Tom, Jerry, Tommy, and Tony headed out after breakfast for a diving trip. They’d be gone from 8am until 1pm. Chris, Jamie, and I prepped the boat for the final day, napped, and snorkeled.
Lunch was a hodgepodge of leftovers: eggs, beans, rice, lettuce, deli meats, and tostitos. We debated about whether or not Tom should shave his beard. The consensus was that he should keep it for the return flight, let MOMA get all pissy about it, and then shave it – ultimately resulting in a “win” wherein he lets her think it was her convincing him to shave it. She hates beards.
We set sail for the Bite of Norman. It was a beautiful day of sailing. We hit a “record” speed of 9 knots while going with the wind. Strong winds, good sun, and the promise of Willie Pete’s later that night had everyone in high spirits. The fact that we hadn’t had a major catastrophe on the trip was beginning to enter everyone’s mind as well. Here we were – on our last full day – thinking we’re flirting with pro status. Certainly we’re not amateur sailors anymore. Jerry had begun considering ways to get his own captain’s license. Discussions about where next year’s trip was going to be began to emerge.
And then it happened.
While approaching Pelican Island, right next to the Bite of Norman, we decided to drop the main sail and power the final half-mile into the Bite. But the sail wouldn’t drop. We tugged. We jumped. We grabbed and yanked. We winched. Nothing worked. Chris climbed up onto the boom and tried to yank, very nearly going overboard in the process. Tom tried to keep the boat into the wind as swells, passing boats, and the current fought against him. Nothing. Nothing worked. After half an hour of crisis management, we humbled ourselves and called the Sunsail office.
Deflated, defeated, we headed back – under power – to the Sunsail dock. Luckily, it was only two miles from our current spot. And then it hit me: I was going to have to use the radio. Unfortunately, I’d absentmindedly mentioned to Tommy that I was somewhat nervous about using the radio. That was a mistake; Tommy will exploit any weakness for personal amusement.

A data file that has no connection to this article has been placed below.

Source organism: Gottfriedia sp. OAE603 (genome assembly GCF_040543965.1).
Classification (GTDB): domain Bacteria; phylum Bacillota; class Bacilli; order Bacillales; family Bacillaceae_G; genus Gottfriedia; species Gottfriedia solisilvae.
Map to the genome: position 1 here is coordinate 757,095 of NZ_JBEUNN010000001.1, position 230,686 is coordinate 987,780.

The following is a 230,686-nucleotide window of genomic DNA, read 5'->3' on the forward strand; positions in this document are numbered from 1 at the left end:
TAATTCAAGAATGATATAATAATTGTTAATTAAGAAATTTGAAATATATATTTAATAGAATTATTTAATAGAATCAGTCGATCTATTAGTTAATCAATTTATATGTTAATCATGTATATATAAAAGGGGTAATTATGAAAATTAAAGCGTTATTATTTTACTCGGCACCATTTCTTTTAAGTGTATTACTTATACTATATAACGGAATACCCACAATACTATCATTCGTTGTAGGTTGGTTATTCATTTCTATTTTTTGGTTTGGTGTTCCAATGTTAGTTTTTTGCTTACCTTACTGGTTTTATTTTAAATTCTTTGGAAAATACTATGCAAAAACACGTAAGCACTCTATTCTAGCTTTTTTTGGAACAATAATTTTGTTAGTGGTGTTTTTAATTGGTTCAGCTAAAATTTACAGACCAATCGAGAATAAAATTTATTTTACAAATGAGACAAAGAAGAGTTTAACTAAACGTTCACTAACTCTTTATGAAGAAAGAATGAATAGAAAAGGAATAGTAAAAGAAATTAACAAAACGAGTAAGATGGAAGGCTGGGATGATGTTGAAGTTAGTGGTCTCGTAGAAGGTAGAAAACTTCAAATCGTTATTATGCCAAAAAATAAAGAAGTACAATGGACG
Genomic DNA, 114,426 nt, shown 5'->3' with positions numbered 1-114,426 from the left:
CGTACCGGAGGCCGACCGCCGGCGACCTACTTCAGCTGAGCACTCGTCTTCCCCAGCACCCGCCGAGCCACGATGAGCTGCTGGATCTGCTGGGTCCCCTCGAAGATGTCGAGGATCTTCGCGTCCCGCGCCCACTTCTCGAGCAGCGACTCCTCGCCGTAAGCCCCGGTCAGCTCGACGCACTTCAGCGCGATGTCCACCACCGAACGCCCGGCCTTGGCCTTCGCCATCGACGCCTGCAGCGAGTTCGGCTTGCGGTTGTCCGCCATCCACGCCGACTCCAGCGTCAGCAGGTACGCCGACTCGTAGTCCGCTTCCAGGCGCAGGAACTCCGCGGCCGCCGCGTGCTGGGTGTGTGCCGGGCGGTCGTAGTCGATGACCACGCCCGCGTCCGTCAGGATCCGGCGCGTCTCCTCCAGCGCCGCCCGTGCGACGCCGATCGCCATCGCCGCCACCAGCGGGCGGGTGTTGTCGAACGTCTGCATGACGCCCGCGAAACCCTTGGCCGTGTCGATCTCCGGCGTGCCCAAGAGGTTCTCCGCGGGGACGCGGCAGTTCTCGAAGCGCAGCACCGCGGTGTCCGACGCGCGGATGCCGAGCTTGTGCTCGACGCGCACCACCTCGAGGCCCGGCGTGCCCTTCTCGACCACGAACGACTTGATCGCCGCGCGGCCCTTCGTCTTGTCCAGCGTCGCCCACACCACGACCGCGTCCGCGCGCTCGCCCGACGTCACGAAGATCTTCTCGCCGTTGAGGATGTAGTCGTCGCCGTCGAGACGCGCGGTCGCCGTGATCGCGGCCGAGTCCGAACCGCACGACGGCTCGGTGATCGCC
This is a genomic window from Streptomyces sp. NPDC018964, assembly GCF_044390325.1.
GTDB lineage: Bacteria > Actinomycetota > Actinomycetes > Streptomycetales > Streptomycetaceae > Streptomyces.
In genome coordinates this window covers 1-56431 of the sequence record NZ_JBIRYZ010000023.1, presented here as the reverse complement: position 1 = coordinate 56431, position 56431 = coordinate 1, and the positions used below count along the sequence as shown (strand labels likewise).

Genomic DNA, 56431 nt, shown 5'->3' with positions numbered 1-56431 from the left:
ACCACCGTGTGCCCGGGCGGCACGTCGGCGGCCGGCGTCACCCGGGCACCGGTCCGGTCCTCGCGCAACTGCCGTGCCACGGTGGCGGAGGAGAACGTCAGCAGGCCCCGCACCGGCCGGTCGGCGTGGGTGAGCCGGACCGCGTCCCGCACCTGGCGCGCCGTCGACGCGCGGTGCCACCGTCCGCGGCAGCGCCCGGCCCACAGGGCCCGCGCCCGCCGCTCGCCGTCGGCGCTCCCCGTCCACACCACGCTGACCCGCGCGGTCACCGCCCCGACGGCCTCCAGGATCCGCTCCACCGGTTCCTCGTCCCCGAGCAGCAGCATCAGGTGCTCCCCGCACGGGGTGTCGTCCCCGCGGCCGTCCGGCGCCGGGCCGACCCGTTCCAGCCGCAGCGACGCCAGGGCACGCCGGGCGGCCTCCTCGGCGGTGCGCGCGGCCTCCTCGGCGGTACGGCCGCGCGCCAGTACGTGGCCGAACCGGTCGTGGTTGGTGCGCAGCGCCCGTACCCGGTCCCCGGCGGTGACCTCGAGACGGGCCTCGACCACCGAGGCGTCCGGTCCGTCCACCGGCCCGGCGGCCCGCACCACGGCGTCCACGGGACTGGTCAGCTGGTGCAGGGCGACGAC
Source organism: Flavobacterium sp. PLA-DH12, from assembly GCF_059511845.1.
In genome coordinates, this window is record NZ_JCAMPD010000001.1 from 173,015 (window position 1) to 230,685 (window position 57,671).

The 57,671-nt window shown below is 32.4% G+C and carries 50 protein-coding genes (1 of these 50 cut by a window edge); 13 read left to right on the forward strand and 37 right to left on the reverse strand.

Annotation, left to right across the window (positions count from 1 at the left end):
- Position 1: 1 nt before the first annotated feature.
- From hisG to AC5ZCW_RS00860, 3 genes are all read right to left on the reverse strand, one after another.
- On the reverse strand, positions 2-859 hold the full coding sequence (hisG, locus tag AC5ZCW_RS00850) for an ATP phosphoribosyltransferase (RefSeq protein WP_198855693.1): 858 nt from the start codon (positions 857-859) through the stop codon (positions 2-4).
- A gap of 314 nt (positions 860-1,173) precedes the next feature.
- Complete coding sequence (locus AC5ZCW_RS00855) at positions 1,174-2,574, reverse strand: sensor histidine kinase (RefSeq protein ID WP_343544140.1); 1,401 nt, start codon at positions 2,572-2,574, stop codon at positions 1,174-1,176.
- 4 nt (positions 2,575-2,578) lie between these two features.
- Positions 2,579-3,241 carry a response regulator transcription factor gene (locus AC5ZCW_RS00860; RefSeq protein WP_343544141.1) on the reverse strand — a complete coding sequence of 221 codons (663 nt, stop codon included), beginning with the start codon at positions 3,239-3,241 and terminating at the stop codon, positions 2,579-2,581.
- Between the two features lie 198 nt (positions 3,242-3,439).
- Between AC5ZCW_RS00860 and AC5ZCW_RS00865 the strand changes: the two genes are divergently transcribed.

He, laughing, told me that I would have to address the dock master three times and then identify myself. Sunsail dock master, Sunsail dock master, Sunsail dock master, this is sailing vessel 3rd Day. The problem was that I couldn’t tell if he was bullshitting me or not. After a week with Tommy, you’re never really sure whether or not he’s pulling your leg. Of course, that’s his goal, but you never want him to know that. I waited until I could hear someone else address the dock master before I spoke up. Turned out he was right.
We eventually pulled into The Moorings. Two Sunsail employees whipped up behind us in a dinghy and – just as quickly – one is on board. He hops up to the helm and begins jogging the throttle as we head toward the dock. We’re all standing there, staring at him, staring at the dock, wincing because he’s definitely going too fast and there’s definitely not enough room for him to park this boat where we’re headed. Within two minutes of boarding us – and on his first try – the man parallel parked our 38-foot boat in a 40-foot slip. Each of us shook that man’s hand, saying it was the most impressive thing we’d seen all week.